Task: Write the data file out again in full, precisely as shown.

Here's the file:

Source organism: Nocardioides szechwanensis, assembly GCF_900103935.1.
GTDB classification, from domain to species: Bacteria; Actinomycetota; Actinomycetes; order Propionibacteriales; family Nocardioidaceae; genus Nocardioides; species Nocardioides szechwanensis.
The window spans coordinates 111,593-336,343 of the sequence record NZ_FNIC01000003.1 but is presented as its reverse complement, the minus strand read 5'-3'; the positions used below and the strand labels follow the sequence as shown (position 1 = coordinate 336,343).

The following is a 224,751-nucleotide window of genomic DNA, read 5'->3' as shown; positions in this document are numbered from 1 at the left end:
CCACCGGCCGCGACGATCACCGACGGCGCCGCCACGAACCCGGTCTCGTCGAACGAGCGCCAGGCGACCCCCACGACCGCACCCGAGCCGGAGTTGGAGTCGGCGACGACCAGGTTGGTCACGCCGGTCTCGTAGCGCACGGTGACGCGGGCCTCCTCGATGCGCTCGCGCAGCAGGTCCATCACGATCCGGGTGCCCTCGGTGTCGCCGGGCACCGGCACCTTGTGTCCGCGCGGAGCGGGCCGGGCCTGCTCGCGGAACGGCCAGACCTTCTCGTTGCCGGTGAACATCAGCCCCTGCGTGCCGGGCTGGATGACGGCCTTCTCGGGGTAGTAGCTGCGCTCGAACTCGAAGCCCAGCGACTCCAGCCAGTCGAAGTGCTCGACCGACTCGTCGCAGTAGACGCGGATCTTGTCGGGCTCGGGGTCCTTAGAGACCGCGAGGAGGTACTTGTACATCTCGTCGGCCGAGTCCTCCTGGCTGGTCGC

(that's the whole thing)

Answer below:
Source organism: Nocardioides szechwanensis, assembly GCF_900103935.1.
GTDB classification, from domain to species: Bacteria; Actinomycetota; Actinomycetes; order Propionibacteriales; family Nocardioidaceae; genus Nocardioides; species Nocardioides szechwanensis.
The window spans coordinates 111,593-336,343 of the sequence record NZ_FNIC01000003.1 but is presented as its reverse complement, the minus strand read 5'-3'; the positions used below and the strand labels follow the sequence as shown (position 1 = coordinate 336,343).

The following is a 224,751-nucleotide window of genomic DNA, read 5'->3' as shown; positions in this document are numbered from 1 at the left end:
CCACCGGCCGCGACGATCACCGACGGCGCCGCCACGAACCCGGTCTCGTCGAACGAGCGCCAGGCGACCCCCACGACCGCACCCGAGCCGGAGTTGGAGTCGGCGACGACCAGGTTGGTCACGCCGGTCTCGTAGCGCACGGTGACGCGGGCCTCCTCGATGCGCTCGCGCAGCAGGTCCATCACGATCCGGGTGCCCTCGGTGTCGCCGGGCACCGGCACCTTGTGTCCGCGCGGAGCGGGCCGGGCCTGCTCGCGGAACGGCCAGACCTTCTCGTTGCCGGTGAACATCAGCCCCTGCGTGCCGGGCTGGATGACGGCCTTCTCGGGGTAGTAGCTGCGCTCGAACTCGAAGCCCAGCGACTCCAGCCAGTCGAAGTGCTCGACCGACTCGTCGCAGTAGACGCGGATCTTGTCGGGCTCGGGGTCCTTAGAGACCGCGAGGAGGTACTTGTACATCTCGTCGGCCGAGTCCTCCTGGCTGGTCGC